Edgartown officials will soon get their foot in the door of every rental property in town, the result of a selectmen-endorsed regulation which forces property owners to license rental properties and allow inspectors to ensure dwellings meet state habitation codes.

"This problem has gone on far too long a period of time. We have no control over how many people live in a house and the conditions of the house," said selectman Fred B. Morgan during a selectmen's meeting Tuesday, moments before a unanimous vote to support the board of health's adoption of regulations that mandate rental-house registration.

Board of health agent Matthew Poole asked for the selectmen's support in crafting a set of regulations which borrow largely from a program in practice in Yarmouth for over 20 years.

"This would be a significant improvement in ensuring safe housing," Mr. Poole told selectmen Tuesday afternoon.

The town has long felt impotent to do anything about substandard rental properties. Health and zoning inspectors acknowledge that overcrowded houses with an array of potentially hazardous conditions are common in Edgartown. But without an invitation from tenants or an administrative court order, town agents cannot enter questionable properties.

The nagging problem became a glaring deficiency in early October, when a fire destroyed a Curtis Lane home housing 14 Brazilians. The three-bedroom, one-bathroom home reportedly had no smoke detectors. House residents said they were lucky to escape with the clothes on their backs.

"It's really criminal," Mr. Morgan said of the Curtis Lane fire. "Hopefully these regulations will help us eliminate a calamity in the future."

Instead of waiting for voters to adopt bylaws creating the program at the annual town meeting, selectmen supported the immediate adoption of licensing rental properties through a board of health regulation. The board has the power to immediately adopt rules that protect the public health.

While some officials preferred delaying adoption until they could gauge voter support at a town meeting, a team of real estate brokers from Sandpiper Rentals urged officials to act immediately.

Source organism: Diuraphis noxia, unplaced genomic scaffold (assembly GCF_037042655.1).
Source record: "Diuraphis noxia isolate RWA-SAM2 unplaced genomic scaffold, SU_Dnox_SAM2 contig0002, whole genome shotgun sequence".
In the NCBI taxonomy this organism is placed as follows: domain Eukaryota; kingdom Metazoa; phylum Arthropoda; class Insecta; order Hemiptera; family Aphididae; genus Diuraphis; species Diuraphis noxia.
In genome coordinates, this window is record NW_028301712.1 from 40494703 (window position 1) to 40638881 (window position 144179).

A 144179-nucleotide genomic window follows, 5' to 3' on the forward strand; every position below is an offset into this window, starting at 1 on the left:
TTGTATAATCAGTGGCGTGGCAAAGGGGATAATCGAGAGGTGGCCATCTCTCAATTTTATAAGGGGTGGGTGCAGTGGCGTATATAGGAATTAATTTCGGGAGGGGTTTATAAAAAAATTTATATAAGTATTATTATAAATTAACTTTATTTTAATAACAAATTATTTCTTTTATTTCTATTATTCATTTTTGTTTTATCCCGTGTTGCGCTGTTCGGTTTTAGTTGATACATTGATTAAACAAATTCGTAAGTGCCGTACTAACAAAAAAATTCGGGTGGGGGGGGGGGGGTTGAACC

"As brokers, we see some pretty horrific things," said company owner and broker Sharon Purdy. "If there is a proposal before the town, people suddenly sit up and pay attention. It brings much more teeth to the issue. That in and of itself will eliminate some of the problems."

Mrs. Purdy said she and her agents commonly visit potential rental properties with no functioning smoke detectors, inadequate means of exit and too many beds in a bedroom.

"It simply doesn't matter what the agent says. We can refuse to list them, but the landlord will go elsewhere or list it himself," Mrs. Purdy explained.

The state of Massachusetts mandates that dwellings must minimally comply with more than 30 pages of detailed regulations for legal habitation. The state sanitary code dictates everything from adequate square footage for a bedroom and electric wiring standards to trash disposal and door locks.

Health agents like Mr. Poole find themselves with clear-cut rules and no means to enforce them. Tenants, particularly foreign workers, fear eviction or deportation if they call attention to substandard living conditions. Courts demand strong evidence of code violations before issuing an administrative search warrant. Edgartown district court magistrate Thomas Teller said he recalls only four such warrants being issued in his 39 years working in the system.

"It will probably be more difficult in the future [to get search warrants]. We've already gotten the easy ones," Mr. Poole said.

If Edgartown follows Yarmouth's model, property owners will have to register rental units with the town's housing inspector. The housing inspector will then visit the property, checking for any potential violations before issuing a license.

Mr. Poole expects the housing inspector position to be financially self-sustaining.

The town of Yarmouth collects a fee of $30 per application, and failure to register or failure to comply with the code carries penalties starting at $50 for first offenses, $100 for second offenses, and $200 for third offenses. Each day that a problem is not corrected constitutes a new violation.

Mr. Poole estimates there are between 1,500 to 2,000 rental units in Edgartown. Inspecting all of them will take time, he said; the inspector in Yarmouth generally evaluates four properties a day.

Mrs. Purdy asked that real estate brokers also face financial penalties for listing properties not in compliance with the new regulation.

The board of health will begin to craft the regulation later this month under the guidance of town counsel.

Voters will be asked at the annual town meeting in the spring to approve funding for the creation of a housing inspector position.

"If we can raise the qualifications for these properties, we will be head and shoulders above other communities," Mrs. Purdy said. "No one will lose with this."